The thing is, last weekend when he woke up, he wasn’t in the mood to leave the house. I am not sure how I knew it, but I did. He woke up and started playing. I offered him water, and vitamins. He imbibed them, and went right back to what he was doing.
I went to the Uber Eats app on my phone, and found a restaurant to order from. When the delivery driver sent word that she was outside, I told Levi that we needed to go outside and get the food. He reeled as I put his crocs on. I am not sure what bribe I offered as an incentive for him to go outside, but we eventually made it out there. The driver was an older lady. I guess we had taken too long, because she was on her way down the lobby steps by the time I saw her.
I grabbed the bag-o-breakfast, and wished her well. It was heavy with the hashbrowns and pancakes I had ordered for myself. We went inside, and as I parceled out the food between my son and myself, I felt settled. He devoured his bacon as usual. I picked over the pancakes and hashbrowns, realizing that my eyes were much bigger than my stomach. I lied to myself by placing the leftovers in the refrigerator. Once our bellies stopped swimming, I got us both cleaned up and thought about what we were going to do for the day. I resolved to take him to the Mattel store. I learned about it from one of my co-workers. He said the Hot Wheels cars were cheaper there. Levi was super into Hot Wheels. I figured that it wouldn’t damage my pockets too much to grab a few cars since it was the factory store.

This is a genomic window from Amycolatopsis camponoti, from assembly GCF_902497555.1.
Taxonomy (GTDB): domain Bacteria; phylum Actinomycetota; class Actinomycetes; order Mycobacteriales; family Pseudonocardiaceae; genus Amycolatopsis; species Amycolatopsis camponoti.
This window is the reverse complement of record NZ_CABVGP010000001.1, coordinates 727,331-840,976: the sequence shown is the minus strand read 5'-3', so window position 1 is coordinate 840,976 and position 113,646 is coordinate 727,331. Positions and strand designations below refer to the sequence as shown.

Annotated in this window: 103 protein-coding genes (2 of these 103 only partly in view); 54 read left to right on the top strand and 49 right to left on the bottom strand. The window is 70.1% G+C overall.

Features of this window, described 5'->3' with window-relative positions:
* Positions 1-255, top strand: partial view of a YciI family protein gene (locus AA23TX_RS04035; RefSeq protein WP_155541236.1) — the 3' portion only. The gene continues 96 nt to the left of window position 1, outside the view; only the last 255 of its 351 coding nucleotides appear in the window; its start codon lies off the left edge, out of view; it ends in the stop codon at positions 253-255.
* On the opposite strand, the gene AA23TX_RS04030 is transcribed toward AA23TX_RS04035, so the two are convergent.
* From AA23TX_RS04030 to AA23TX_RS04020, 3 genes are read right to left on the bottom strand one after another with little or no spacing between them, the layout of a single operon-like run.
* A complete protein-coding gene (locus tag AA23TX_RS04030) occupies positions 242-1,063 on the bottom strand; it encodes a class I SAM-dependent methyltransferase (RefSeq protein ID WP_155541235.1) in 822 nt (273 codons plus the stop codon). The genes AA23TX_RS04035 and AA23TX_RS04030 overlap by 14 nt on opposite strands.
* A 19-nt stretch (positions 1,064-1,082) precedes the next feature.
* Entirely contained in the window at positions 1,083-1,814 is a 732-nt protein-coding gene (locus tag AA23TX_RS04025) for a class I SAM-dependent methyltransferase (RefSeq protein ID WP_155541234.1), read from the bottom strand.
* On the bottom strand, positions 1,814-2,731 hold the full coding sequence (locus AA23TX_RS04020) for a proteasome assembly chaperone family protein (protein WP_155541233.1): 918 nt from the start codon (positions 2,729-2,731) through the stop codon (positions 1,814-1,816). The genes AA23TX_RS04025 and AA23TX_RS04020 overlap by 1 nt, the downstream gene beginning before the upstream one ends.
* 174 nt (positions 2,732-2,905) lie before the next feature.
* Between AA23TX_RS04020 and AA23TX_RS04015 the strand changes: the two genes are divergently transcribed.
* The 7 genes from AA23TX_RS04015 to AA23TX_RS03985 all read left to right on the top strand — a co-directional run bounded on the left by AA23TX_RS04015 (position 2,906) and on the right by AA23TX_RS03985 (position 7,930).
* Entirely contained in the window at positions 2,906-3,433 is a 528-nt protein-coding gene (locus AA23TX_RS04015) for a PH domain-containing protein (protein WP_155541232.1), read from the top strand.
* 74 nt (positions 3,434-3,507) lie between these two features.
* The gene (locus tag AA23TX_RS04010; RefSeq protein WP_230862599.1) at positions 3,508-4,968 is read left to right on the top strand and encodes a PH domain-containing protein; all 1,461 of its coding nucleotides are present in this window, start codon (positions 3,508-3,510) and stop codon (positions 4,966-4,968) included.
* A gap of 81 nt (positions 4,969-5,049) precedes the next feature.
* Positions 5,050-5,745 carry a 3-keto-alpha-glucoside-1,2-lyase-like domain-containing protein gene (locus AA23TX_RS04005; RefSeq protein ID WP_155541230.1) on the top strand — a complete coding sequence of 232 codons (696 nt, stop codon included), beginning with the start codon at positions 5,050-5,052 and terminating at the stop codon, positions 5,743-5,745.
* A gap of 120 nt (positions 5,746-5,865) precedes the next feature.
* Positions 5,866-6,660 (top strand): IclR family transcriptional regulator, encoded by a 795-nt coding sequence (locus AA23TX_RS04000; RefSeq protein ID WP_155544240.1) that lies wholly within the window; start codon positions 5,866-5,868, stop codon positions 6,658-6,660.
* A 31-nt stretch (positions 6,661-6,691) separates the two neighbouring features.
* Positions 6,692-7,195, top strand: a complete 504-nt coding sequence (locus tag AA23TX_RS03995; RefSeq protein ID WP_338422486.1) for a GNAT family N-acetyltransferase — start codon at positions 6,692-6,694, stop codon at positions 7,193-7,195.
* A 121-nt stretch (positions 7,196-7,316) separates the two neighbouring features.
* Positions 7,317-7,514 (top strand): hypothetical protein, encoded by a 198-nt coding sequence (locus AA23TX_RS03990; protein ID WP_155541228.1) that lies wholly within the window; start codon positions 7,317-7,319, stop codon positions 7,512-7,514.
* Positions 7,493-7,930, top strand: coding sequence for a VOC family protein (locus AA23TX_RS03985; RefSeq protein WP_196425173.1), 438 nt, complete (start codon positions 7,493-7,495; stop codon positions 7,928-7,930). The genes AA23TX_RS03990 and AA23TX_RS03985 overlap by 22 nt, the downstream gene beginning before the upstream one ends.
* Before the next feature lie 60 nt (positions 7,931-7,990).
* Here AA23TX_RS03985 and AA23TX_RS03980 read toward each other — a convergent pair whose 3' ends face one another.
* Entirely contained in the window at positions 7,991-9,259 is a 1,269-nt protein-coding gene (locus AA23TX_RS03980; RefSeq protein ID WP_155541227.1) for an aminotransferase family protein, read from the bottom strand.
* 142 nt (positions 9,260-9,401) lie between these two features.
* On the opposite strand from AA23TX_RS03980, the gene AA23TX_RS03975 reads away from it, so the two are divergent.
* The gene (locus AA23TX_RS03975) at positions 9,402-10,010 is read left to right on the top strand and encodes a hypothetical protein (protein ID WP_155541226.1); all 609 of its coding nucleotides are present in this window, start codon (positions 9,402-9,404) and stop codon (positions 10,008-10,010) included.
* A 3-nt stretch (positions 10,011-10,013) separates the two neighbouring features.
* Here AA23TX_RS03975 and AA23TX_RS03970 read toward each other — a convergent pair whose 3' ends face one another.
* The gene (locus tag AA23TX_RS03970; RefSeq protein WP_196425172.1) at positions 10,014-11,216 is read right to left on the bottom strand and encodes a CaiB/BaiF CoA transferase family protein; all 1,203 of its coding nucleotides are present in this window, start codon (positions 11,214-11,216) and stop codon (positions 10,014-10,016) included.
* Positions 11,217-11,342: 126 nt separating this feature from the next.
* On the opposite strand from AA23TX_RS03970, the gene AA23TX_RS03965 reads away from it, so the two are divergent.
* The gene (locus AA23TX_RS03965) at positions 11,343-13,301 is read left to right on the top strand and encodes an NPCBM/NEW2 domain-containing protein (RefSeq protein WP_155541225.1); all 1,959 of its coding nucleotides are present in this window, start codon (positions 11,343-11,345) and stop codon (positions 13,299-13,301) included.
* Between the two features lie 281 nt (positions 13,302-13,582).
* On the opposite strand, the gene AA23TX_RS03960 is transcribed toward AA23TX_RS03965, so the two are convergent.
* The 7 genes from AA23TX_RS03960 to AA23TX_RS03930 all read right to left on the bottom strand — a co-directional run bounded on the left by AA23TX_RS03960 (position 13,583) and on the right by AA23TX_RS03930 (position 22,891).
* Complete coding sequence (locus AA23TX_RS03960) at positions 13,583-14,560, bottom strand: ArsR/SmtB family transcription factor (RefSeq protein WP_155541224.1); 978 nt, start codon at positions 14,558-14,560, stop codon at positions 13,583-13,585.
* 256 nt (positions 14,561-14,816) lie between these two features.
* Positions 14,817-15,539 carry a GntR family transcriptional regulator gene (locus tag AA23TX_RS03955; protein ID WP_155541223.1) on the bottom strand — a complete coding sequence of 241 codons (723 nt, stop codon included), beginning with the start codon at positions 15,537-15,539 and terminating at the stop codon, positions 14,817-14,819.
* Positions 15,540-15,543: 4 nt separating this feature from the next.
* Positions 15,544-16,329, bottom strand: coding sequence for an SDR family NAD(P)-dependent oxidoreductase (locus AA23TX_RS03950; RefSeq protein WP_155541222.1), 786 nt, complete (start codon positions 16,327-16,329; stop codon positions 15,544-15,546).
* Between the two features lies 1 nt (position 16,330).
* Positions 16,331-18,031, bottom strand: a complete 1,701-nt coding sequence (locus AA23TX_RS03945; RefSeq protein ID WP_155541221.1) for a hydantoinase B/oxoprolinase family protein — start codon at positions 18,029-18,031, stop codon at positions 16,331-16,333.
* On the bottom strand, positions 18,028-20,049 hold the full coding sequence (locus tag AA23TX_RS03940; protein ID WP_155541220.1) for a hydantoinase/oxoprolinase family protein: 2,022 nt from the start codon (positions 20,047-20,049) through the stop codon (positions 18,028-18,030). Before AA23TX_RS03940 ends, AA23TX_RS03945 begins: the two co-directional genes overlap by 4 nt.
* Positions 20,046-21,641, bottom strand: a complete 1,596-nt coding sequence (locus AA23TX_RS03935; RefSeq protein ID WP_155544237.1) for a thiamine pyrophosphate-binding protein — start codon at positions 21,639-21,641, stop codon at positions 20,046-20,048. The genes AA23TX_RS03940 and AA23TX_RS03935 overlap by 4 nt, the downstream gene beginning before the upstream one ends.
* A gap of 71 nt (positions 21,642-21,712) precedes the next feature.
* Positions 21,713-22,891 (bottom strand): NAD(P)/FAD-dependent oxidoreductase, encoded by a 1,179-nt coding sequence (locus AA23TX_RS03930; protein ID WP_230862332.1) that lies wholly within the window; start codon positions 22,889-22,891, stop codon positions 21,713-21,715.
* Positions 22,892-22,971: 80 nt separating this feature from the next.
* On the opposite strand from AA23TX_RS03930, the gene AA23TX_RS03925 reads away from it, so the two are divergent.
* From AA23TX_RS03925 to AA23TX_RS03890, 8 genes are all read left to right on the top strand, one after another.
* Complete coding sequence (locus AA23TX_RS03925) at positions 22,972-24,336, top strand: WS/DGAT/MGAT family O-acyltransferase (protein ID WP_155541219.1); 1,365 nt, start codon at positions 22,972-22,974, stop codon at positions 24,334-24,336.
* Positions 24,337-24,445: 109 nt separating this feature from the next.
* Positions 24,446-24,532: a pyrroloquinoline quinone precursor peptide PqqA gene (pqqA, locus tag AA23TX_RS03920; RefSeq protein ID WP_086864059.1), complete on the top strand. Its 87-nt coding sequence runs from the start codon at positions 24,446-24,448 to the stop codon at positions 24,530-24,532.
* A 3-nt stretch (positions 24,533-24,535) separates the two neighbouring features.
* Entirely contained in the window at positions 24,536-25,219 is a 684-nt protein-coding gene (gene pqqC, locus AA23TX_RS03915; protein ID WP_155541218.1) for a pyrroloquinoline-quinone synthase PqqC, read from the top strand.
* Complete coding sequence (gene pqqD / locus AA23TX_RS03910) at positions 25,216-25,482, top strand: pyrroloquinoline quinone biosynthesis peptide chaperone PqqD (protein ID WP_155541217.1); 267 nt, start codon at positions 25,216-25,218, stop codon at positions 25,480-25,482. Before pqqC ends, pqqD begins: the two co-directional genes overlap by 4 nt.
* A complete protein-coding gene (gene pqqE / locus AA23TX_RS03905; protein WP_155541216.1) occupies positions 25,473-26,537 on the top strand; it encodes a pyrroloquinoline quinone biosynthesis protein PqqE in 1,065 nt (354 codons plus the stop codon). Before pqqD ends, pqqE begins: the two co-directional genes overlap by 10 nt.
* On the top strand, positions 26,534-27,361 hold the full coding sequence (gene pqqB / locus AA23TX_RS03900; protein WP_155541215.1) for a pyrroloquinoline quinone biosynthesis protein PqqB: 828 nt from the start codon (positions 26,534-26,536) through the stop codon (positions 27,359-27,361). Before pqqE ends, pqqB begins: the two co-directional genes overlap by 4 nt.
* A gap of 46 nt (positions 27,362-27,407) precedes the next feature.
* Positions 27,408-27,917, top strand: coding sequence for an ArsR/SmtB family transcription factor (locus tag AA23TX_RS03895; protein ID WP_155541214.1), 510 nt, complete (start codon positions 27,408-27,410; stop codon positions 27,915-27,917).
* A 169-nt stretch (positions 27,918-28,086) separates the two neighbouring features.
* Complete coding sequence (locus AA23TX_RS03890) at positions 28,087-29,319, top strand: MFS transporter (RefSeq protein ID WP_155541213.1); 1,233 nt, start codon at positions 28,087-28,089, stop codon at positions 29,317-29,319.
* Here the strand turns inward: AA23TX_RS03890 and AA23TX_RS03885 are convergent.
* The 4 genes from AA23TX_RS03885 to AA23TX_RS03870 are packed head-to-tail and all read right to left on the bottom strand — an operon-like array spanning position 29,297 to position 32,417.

We walked in the door, and I was catapulted back to about 1988 when my dad took us to buy toys at Playworld. I don’t even know how to describe the way I felt about it. I guess I would call it freeing to walk into a store ready to buy whatever my son wanted. I was also a little sad that this was happening on a court-appointed weekend visit with him. I never planned to be a single parent. I know that some people do, and they love it. I’m not one of those. As a matter of fact, full transparency-I ended a pregnancy after college because I was about 100% sure the father wasn’t going to help me raise the baby. He said as much. “I don’t want nothing to do with you, or that baby.”
We walked through a couple aisles. I began to take a look at the toys right along with my baby.
I happen to really love toys.
The Barbies were super impressive. Beautiful dresses, different skin tones-BABY HAIR. The car assortment, same. Flames, spikes, bright colors- the whole shebang.
I remembered the joy I felt with my father, and brother while we shopped years ago. I then realized I was making core memories with my baby, regardless of how/why it was happening.
In the end, Levi left with a huge Hot Wheel set that did about four loops. Definitely a D battery kind of contraption. Regardless of my situation, or anyone’s situation as a single parent- bliss can be found in the most remote corners of El Segundo, or other cities with stores that sell baked goods, books, toys, or chicken nuggets. The idea is to be present for these small humans that we brought here, and to have some fun in the process.